Campus diversity stresses differences, not similarities

· Jun 20, 2001 Tweet

When I began to study constitutional law, it was difficult to fathom how critics could be opposed to many of the landmark Supreme Court decisions in the area of civil rights. For example, in the case of Katzenbach v. McClung (1964), the Supreme Court ruled that Congress had the authority to require restaurants to serve customers regardless of their race.


At first glance this was an extraordinary and long overdue decision. And even after a longer glance, I still enthusiastically endorse the outcome. But I recognize the issues raised by critics of the decision.


One of the oldest debates in American constitutional law is the often-conflicting principles of civil rights and civil liberties. Guaranteeing civil rights for one group of people often requires infringing on the civil liberties of another.


The Katzenbach case is a prime example. Congress finally guaranteed African-Americans long-overdue civil rights, but at the cost of some of restaurant owners’ civil liberties. Congress took away their right to self-determination in their business practices by forbidding them to choose whom to serve.


Perhaps Katzenbach is a bad example, because it is difficult to be sympathetic to the restaurant owners, who were obviously racists. Regardless, the opposition of some (non-racist) critics is understandable.


In recent years, however, civil rights is not only in tension with civil liberties, but with diversity — at least a radical form of it.


The fundamental value propagated by the Civil Rights movement was equality. African-Americans sought “to be judged [not] by the color of their skin but by the content of their character.”


But a radical form of diversity that does not seek to incorporate, but to isolate has muffled this clarion call for a color-blind society.


This radicalized diversity defines and separates people by their ethnicity, heritage, sexual orientation, etc.. People are qualified or disqualified by characteristics they cannot control.


Last week’s graduation ceremonies at UCLA offer an example of this division. UCLA offered not one, not two, not ten, but 68 separate graduation ceremonies and celebrations, including the Lavender Celebration for UCLA’s LGBT community, the Iranian Student group celebration, the Asian Pacific Islander Celebration, and more.


This dispersion would be ridiculous if it was not so common. The end result is that through the unequal treatment of graduates, diversity was wasted. These divisions suggest that students at UCLA have not expanded their knowledge and seen things from new viewpoints. Rather, they have had division and enmity reinforced.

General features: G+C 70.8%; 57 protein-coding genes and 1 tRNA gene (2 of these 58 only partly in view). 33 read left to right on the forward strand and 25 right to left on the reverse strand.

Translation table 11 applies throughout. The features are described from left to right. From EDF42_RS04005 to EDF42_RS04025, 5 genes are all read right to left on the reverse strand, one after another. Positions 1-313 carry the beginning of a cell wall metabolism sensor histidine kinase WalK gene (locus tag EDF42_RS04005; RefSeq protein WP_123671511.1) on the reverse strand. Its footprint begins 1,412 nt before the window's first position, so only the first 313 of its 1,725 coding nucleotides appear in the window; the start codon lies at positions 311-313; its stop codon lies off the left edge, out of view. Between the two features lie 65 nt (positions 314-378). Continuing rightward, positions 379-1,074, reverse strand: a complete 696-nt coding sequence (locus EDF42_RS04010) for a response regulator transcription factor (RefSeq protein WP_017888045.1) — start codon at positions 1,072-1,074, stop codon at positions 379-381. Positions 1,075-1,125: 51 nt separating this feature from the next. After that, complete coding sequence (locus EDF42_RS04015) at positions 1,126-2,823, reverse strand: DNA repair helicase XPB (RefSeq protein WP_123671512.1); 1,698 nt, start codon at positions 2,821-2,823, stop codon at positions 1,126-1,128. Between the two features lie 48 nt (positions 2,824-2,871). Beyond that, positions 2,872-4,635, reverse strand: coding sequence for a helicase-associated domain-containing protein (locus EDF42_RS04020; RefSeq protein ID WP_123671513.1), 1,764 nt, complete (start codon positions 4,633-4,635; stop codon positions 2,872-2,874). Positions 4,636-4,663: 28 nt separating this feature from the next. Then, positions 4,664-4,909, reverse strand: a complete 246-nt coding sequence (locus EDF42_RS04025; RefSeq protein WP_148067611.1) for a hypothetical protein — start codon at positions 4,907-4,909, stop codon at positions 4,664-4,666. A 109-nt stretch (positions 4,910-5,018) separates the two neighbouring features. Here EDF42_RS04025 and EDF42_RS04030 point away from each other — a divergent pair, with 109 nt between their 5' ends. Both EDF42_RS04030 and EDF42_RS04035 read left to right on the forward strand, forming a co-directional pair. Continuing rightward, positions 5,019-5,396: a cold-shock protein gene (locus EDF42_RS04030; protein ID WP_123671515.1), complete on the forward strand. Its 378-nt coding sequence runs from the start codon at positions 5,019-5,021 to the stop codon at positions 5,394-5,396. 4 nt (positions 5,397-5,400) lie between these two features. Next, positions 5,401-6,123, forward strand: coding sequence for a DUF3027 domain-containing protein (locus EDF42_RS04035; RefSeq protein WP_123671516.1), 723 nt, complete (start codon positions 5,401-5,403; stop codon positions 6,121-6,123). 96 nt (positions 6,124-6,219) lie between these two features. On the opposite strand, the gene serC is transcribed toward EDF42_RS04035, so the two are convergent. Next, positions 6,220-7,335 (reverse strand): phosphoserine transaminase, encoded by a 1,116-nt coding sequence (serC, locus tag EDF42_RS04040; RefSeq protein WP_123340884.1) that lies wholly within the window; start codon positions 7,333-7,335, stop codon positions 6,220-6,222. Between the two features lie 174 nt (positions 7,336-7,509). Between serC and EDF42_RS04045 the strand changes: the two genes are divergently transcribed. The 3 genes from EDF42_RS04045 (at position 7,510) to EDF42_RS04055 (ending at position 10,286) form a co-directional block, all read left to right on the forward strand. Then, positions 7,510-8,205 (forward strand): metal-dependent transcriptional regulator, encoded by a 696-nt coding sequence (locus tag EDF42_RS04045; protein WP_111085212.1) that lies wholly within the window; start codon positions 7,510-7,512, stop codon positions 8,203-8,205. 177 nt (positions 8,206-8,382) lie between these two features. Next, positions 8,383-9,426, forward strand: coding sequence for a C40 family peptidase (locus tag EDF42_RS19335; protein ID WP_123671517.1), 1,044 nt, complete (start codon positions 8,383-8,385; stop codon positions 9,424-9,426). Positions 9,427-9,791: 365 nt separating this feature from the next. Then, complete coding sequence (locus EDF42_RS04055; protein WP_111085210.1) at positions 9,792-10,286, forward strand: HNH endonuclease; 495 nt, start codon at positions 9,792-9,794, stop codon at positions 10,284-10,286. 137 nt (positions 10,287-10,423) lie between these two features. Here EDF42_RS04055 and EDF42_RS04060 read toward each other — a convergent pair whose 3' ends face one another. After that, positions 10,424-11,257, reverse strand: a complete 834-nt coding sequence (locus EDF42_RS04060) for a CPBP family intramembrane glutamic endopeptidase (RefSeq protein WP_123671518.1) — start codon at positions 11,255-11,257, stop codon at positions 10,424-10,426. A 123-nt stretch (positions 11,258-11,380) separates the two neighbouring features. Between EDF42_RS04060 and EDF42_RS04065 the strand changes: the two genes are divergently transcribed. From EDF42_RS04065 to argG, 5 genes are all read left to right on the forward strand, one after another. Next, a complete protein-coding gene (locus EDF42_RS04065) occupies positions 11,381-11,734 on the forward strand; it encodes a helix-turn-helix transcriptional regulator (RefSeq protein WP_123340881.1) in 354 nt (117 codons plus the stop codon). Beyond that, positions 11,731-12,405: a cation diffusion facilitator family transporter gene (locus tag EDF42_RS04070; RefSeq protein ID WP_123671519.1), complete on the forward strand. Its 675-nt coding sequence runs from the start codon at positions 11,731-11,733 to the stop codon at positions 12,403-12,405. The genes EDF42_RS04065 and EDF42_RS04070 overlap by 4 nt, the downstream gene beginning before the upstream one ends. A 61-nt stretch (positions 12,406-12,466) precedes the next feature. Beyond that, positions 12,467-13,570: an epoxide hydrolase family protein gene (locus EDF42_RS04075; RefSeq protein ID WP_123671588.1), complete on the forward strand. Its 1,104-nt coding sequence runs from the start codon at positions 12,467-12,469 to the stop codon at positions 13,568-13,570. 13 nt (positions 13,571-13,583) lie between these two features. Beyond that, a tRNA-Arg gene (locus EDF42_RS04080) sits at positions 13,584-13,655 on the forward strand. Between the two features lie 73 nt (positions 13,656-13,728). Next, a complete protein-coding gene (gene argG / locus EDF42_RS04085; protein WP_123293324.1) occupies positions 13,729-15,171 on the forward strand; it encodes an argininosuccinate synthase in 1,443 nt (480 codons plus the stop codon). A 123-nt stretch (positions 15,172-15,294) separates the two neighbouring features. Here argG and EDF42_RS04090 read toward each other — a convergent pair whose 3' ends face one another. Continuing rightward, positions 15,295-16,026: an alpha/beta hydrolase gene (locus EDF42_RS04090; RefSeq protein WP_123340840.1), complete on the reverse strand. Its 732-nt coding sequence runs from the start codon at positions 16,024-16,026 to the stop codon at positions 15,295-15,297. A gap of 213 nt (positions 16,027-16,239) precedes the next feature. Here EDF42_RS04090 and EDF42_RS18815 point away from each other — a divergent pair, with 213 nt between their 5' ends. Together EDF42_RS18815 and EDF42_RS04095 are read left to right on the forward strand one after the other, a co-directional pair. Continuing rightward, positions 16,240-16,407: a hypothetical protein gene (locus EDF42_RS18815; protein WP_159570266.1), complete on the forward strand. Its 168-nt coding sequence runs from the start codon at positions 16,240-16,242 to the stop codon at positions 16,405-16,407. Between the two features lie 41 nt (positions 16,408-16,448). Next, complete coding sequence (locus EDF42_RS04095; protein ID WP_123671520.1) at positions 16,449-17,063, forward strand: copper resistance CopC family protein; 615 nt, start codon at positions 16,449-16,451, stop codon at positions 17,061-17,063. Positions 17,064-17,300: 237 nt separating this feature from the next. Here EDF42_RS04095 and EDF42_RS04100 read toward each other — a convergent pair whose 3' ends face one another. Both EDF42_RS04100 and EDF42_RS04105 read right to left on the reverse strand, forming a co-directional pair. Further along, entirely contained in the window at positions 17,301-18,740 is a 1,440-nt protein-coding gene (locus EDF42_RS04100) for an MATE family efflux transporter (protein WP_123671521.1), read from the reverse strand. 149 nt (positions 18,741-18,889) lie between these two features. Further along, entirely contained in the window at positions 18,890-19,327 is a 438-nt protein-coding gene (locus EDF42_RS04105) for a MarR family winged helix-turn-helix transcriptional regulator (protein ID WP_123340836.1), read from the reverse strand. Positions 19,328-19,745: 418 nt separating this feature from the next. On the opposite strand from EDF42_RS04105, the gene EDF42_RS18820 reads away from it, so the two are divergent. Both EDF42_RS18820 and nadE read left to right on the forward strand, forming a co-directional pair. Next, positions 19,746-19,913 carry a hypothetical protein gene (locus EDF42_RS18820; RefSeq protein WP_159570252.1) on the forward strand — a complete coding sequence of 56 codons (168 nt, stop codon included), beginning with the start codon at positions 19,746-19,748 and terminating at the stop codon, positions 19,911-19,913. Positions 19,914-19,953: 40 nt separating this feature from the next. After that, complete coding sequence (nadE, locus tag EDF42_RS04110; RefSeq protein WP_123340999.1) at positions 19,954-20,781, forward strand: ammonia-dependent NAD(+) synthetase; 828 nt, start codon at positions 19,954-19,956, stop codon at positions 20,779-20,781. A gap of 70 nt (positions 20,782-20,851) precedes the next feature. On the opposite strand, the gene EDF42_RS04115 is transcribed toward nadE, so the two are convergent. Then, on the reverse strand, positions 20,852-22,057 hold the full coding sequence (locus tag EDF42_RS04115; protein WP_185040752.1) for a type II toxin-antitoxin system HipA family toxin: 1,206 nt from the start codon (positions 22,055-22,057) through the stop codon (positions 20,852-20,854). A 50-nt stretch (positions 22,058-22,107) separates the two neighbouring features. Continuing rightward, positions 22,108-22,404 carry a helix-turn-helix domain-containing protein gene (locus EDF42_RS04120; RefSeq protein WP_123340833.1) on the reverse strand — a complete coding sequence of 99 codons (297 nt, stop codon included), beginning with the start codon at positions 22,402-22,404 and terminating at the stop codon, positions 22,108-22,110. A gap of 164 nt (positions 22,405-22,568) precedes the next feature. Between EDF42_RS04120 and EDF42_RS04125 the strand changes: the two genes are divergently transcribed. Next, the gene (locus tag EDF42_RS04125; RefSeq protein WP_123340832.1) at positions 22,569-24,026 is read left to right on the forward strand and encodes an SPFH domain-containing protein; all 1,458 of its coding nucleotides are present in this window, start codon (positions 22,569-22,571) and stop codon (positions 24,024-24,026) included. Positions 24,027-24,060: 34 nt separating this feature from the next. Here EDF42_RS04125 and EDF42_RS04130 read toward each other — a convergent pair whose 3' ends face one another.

Here on campus, the Associated Students of Madison held a two-hour long debate about the candidates for vice-chair. But the debate did not focus on the qualifications of the candidates, but about which ethnic groups they belonged to. The candidates were not considered equally.


The tragedy of this debate is that diversity and equality can and should coexist. Both complaints and contributions from diverse groups should be considered on an equal footing to the complaints and contributions of the majority. Through this process the knowledge and understanding of both groups could be expanded exponentially. The end result would be a student body with shared knowledge and identity.


There is no doubt that different backgrounds provide dramatically different outlooks on the political, social, economic and moral issues of the day. Being privy to the feelings of someone different from yourself offers an entirely new outlook on matters that you may have thought you understood.


This idea was made real to me towards the end of the spring semester. I was talking to a professor when a fellow student heard that I work at the Herald. The student asked me who wrote the infamous police blotter. I replied that we took them straight from police reports – the police wrote them, not us – and asked him why he wanted to know. The students explained that when the police blotter spoke of a crime committed by a white person, the story simply called the assailant a “man” or a “woman.” But when a person of color allegedly committed the crime, the story referred to him or her as a “black man” or a “black woman.”


I must admit, I never noticed this, and I never would have had it not been brought to my attention. As I pondered the situation, I could understand how this could be denigrating to a student of color, but it required the viewpoint of someone with a different background to point this out to me.


Diversity is a good thing. Interactions between people of different backgrounds allow all of us to expand our knowledge, and ultimately, to understand each other as people, not as members of a group.


Radical diversity is a bad thing. Identifying and dividing people by heritage, sexual orientation, etc. only reinforces divisions and misinformation.


I am not trying to discount the important role of support and fellowship provided by most student groups. Rather, I am calling on those groups to be bases from which students can foray into the main campus body to educate and learn from each other. They should not be fortresses that harden divisions and maintain ignorance.


Besides, I have time for only one graduation ceremony.

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This article was published Jun 20, 2001 at 12:00 pm and last updated Jun 20, 2001 at 12:00 pm

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